Most women opt to milk tea shops to satisfy their cravings, but it can actually do more harm than good. Did you know that drinking sugary drinks can leave more lethargic than ever? It can also bring you unnecessary bloating which will be annoying while being on your period. With that, go for warm herbal teas instead. Herbal teas—especially chamomile, ginger, and peppermint—consist of anti-inflammatory elements that can relieve period cramps. Research also shows that glycine, which can be found on chamomile tea, can reduce muscle spasms and can relax your nerves, making your menstrual pain more manageable.
If you want a more relaxing approach, you can get a massage to relieve your period cramps. Just massage over the abdomen area to relax your pelvic muscles and alleviate cramping. Massaging your back can also be beneficial, as it directly supports the area where the uterus is. As for the oil, you can use your trusted massage oils, but for a better experience, use essential oils instead. According to research, using essential oils for abdominal massage brings more significant relief as compared to using the normal carrier oil. Now, should you get essential oils to reduce your period pain, go for essential oils that consist of cinnamon, clove, rose, or lavender.
For our coffee lovers out there, you’ll probably skip this remedy immediately but hear us out! Avoiding drinks with caffeine such as coffee and soft drinks will help you relieve period cramps. Caffeine constricts your blood vessels, causing the vessels that feed your uterus to tighten. When the vessels in your uterus tighten, there’s a chance that your cramps will be more painful than ever. Though we highly suggest cutting caffeinated drinks during your period, you can have a max of one cup of brewed coffee per day. You can also opt for healthier alternatives such as tea and smoothies.
Water & Water-Based Foods
The key to lesser period pains is to stay hydrated! Drinking more water keeps your body from retaining water, preventing painful bloating during your period. Studies also show that drinking hot or warm water may relax your cramped muscles and increase blood flow to your skin. Aside from chugging H20, you can also eat water-based foods, such as:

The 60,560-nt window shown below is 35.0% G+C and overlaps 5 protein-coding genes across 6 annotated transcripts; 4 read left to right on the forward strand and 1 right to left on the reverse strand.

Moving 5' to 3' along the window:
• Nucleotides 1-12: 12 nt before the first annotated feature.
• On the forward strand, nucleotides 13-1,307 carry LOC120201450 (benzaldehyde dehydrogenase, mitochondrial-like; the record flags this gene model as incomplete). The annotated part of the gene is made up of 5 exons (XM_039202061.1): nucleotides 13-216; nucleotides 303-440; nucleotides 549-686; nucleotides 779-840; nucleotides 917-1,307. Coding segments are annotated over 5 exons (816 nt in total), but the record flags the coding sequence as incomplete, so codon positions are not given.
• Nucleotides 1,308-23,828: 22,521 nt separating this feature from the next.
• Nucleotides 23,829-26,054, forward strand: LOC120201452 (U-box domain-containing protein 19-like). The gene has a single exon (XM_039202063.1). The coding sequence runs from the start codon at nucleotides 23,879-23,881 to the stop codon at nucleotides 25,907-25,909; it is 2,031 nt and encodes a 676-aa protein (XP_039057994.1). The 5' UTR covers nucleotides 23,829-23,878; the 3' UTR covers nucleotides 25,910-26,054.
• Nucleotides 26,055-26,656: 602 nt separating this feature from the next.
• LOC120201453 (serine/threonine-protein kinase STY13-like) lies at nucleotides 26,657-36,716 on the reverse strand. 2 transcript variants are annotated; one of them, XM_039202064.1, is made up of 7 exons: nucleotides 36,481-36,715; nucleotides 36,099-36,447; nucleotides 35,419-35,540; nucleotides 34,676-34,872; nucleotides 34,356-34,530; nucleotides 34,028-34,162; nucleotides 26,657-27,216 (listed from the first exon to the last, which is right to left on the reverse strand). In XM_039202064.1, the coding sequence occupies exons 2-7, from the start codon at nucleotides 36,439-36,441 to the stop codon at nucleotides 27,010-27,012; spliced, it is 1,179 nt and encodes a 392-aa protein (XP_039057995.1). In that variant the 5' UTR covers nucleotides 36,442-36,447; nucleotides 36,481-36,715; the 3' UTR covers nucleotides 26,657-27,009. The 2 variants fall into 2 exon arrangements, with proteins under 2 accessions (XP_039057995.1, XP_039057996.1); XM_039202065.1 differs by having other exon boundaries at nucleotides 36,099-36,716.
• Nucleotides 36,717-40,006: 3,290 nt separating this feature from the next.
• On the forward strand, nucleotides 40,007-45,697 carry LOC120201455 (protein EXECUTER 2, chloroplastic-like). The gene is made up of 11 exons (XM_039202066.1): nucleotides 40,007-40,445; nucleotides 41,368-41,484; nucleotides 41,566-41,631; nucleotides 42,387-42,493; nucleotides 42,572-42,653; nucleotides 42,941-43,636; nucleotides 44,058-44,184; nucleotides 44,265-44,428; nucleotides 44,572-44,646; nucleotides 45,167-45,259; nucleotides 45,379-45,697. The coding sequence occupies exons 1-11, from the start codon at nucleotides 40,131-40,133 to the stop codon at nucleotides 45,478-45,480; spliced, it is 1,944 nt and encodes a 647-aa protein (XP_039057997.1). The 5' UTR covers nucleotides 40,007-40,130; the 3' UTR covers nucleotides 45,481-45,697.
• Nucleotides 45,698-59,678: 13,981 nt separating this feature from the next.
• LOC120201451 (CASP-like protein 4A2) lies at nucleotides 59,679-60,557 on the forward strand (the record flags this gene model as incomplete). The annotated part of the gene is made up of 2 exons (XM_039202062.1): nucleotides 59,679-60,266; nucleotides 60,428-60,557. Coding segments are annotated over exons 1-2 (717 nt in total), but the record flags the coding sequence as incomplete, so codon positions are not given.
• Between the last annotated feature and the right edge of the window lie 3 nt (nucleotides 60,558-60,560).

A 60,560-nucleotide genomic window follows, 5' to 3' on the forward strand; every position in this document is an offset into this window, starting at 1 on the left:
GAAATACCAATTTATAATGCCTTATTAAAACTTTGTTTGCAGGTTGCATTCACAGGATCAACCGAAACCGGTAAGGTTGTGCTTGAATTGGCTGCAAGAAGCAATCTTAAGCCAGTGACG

- Berries (Strawberries, Blueberries, Raspberries)
Pain relievers such as naproxen sodium or ibuprofen can effectively relieve period cramps. You just need to take them at regular doses a day before you expect your period. You can then continue taking these medications two to three days, or until your symptoms are gone. Now, if you have a medical condition that prohibits you from taking over-the-counter pain relievers, make sure to consult your doctor first before taking any of the mentioned medicines above, or try other remedies instead.
Birth Control Pills
If the pain won’t just go away, you can relieve period cramps by using birth control pills and other forms of hormonal birth control. This type of birth control regulates your menstrual cycles and keeps them to a minimum. By using this, you’ll have shorter cycles, lighter bleeding, and decreased pain. However, taking birth control may cause side effects. You may end up with pimples, breast swelling, period spotting, weight gain, etc. If possible, consult your healthcare provider before going on this route.
Changing your diet will relieve period cramps in the long run. Indulge in foods that are geared on reducing menstrual pain such as the following:
- Brown rice
- Leafy green vegetables
- Almonds and pumpkin seeds
- Chicken & Fish (Avoid frying it)
On the other hand, there are certain foods that you should steer away from if you want to relieve menstrual pain: